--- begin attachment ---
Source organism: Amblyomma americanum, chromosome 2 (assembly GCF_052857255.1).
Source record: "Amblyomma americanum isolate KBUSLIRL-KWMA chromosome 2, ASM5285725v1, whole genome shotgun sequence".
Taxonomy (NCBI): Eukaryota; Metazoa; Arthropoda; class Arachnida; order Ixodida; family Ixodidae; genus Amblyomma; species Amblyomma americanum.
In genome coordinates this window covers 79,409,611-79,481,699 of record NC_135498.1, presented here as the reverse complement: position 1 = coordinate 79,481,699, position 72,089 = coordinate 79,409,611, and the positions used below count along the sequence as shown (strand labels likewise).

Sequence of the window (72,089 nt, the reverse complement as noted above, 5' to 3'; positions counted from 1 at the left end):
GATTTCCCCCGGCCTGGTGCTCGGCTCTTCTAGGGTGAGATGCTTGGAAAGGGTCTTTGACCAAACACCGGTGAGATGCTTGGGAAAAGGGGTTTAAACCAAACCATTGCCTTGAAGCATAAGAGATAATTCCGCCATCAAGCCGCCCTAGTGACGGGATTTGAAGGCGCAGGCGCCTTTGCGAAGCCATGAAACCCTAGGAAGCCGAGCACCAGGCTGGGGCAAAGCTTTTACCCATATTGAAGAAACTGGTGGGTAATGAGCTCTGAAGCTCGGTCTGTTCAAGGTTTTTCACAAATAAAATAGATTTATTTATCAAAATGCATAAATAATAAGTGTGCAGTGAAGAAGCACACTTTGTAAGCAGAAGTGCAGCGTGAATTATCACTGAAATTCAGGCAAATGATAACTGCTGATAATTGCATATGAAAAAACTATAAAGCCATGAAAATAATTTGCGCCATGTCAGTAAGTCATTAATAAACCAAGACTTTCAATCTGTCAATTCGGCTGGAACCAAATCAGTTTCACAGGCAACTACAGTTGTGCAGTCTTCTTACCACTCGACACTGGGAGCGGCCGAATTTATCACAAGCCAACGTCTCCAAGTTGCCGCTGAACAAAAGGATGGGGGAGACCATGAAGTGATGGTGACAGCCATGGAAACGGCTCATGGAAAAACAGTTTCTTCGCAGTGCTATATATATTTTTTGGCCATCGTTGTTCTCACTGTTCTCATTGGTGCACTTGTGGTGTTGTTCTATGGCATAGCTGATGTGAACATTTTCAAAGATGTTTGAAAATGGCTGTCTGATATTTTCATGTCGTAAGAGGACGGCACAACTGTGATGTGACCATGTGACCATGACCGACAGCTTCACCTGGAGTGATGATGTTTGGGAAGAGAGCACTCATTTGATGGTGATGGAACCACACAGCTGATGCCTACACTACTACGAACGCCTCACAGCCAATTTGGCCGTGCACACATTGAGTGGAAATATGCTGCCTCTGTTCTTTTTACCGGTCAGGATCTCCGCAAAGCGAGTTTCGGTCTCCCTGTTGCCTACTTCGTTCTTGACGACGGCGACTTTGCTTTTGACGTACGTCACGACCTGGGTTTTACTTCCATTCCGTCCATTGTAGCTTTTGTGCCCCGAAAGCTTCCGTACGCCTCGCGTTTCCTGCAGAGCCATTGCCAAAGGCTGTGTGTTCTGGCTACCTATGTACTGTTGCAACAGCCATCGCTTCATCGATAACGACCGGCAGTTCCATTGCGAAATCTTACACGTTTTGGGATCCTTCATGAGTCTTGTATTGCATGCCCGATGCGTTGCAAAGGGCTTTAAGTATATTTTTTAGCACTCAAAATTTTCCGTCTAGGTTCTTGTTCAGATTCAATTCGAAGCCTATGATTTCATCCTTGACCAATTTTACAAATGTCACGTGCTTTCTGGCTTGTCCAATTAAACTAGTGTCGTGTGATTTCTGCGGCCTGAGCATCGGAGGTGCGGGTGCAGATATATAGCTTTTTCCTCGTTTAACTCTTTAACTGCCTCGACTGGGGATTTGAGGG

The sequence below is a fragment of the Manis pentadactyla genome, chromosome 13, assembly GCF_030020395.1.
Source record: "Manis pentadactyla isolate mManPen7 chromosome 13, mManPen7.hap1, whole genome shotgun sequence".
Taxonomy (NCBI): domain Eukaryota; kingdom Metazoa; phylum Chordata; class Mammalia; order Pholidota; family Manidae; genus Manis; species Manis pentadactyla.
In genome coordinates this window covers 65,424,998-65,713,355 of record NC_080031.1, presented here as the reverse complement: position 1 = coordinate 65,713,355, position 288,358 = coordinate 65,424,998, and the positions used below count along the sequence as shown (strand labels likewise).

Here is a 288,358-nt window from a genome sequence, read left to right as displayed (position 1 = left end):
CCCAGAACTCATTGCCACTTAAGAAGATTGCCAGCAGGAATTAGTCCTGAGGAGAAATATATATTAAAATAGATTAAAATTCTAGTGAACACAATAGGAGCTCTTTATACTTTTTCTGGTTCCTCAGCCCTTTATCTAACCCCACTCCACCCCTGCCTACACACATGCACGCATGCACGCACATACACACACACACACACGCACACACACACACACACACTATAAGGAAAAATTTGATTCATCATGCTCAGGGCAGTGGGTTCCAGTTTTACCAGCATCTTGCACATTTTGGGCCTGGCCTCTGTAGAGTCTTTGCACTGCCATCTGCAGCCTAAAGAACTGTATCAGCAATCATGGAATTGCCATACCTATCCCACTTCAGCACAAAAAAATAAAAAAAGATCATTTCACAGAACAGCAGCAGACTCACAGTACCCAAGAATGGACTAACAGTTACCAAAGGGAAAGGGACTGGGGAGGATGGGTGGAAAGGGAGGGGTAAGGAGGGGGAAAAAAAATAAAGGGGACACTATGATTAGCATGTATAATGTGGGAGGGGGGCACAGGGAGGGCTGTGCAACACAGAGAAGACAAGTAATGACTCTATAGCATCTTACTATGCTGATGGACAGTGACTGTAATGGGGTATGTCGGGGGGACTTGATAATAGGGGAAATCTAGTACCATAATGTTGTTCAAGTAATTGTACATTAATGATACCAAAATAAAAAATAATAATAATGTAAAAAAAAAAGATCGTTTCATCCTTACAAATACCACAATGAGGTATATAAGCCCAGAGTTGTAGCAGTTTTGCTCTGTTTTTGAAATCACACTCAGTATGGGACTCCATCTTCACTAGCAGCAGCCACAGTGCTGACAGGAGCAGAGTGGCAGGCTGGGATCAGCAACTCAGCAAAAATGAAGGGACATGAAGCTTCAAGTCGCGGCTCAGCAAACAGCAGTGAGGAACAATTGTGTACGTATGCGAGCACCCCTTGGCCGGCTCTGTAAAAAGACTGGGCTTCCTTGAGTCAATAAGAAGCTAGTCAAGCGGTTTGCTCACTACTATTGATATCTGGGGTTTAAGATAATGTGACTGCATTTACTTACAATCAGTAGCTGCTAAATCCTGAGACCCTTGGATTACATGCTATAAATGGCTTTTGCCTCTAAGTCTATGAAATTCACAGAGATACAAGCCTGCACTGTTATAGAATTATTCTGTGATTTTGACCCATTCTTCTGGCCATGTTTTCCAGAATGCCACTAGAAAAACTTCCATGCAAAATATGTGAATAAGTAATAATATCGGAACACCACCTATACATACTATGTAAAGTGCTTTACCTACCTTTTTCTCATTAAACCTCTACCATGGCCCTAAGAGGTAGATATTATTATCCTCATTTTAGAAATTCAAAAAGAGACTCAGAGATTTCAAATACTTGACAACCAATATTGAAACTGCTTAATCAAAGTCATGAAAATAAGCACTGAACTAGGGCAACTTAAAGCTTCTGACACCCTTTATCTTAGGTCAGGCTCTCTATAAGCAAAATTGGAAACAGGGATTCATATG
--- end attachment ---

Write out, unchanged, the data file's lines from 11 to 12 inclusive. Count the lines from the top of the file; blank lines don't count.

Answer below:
Here is a 288,358-nt window from a genome sequence, read left to right as displayed (position 1 = left end):
CCCAGAACTCATTGCCACTTAAGAAGATTGCCAGCAGGAATTAGTCCTGAGGAGAAATATATATTAAAATAGATTAAAATTCTAGTGAACACAATAGGAGCTCTTTATACTTTTTCTGGTTCCTCAGCCCTTTATCTAACCCCACTCCACCCCTGCCTACACACATGCACGCATGCACGCACATACACACACACACACACGCACACACACACACACACACTATAAGGAAAAATTTGATTCATCATGCTCAGGGCAGTGGGTTCCAGTTTTACCAGCATCTTGCACATTTTGGGCCTGGCCTCTGTAGAGTCTTTGCACTGCCATCTGCAGCCTAAAGAACTGTATCAGCAATCATGGAATTGCCATACCTATCCCACTTCAGCACAAAAAAATAAAAAAAGATCATTTCACAGAACAGCAGCAGACTCACAGTACCCAAGAATGGACTAACAGTTACCAAAGGGAAAGGGACTGGGGAGGATGGGTGGAAAGGGAGGGGTAAGGAGGGGGAAAAAAAATAAAGGGGACACTATGATTAGCATGTATAATGTGGGAGGGGGGCACAGGGAGGGCTGTGCAACACAGAGAAGACAAGTAATGACTCTATAGCATCTTACTATGCTGATGGACAGTGACTGTAATGGGGTATGTCGGGGGGACTTGATAATAGGGGAAATCTAGTACCATAATGTTGTTCAAGTAATTGTACATTAATGATACCAAAATAAAAAATAATAATAATGTAAAAAAAAAAGATCGTTTCATCCTTACAAATACCACAATGAGGTATATAAGCCCAGAGTTGTAGCAGTTTTGCTCTGTTTTTGAAATCACACTCAGTATGGGACTCCATCTTCACTAGCAGCAGCCACAGTGCTGACAGGAGCAGAGTGGCAGGCTGGGATCAGCAACTCAGCAAAAATGAAGGGACATGAAGCTTCAAGTCGCGGCTCAGCAAACAGCAGTGAGGAACAATTGTGTACGTATGCGAGCACCCCTTGGCCGGCTCTGTAAAAAGACTGGGCTTCCTTGAGTCAATAAGAAGCTAGTCAAGCGGTTTGCTCACTACTATTGATATCTGGGGTTTAAGATAATGTGACTGCATTTACTTACAATCAGTAGCTGCTAAATCCTGAGACCCTTGGATTACATGCTATAAATGGCTTTTGCCTCTAAGTCTATGAAATTCACAGAGATACAAGCCTGCACTGTTATAGAATTATTCTGTGATTTTGACCCATTCTTCTGGCCATGTTTTCCAGAATGCCACTAGAAAAACTTCCATGCAAAATATGTGAATAAGTAATAATATCGGAACACCACCTATACATACTATGTAAAGTGCTTTACCTACCTTTTTCTCATTAAACCTCTACCATGGCCCTAAGAGGTAGATATTATTATCCTCATTTTAGAAATTCAAAAAGAGACTCAGAGATTTCAAATACTTGACAACCAATATTGAAACTGCTTAATCAAAGTCATGAAAATAAGCACTGAACTAGGGCAACTTAAAGCTTCTGACACCCTTTATCTTAGGTCAGGCTCTCTATAAGCAAAATTGGAAACAGGGATTCATATG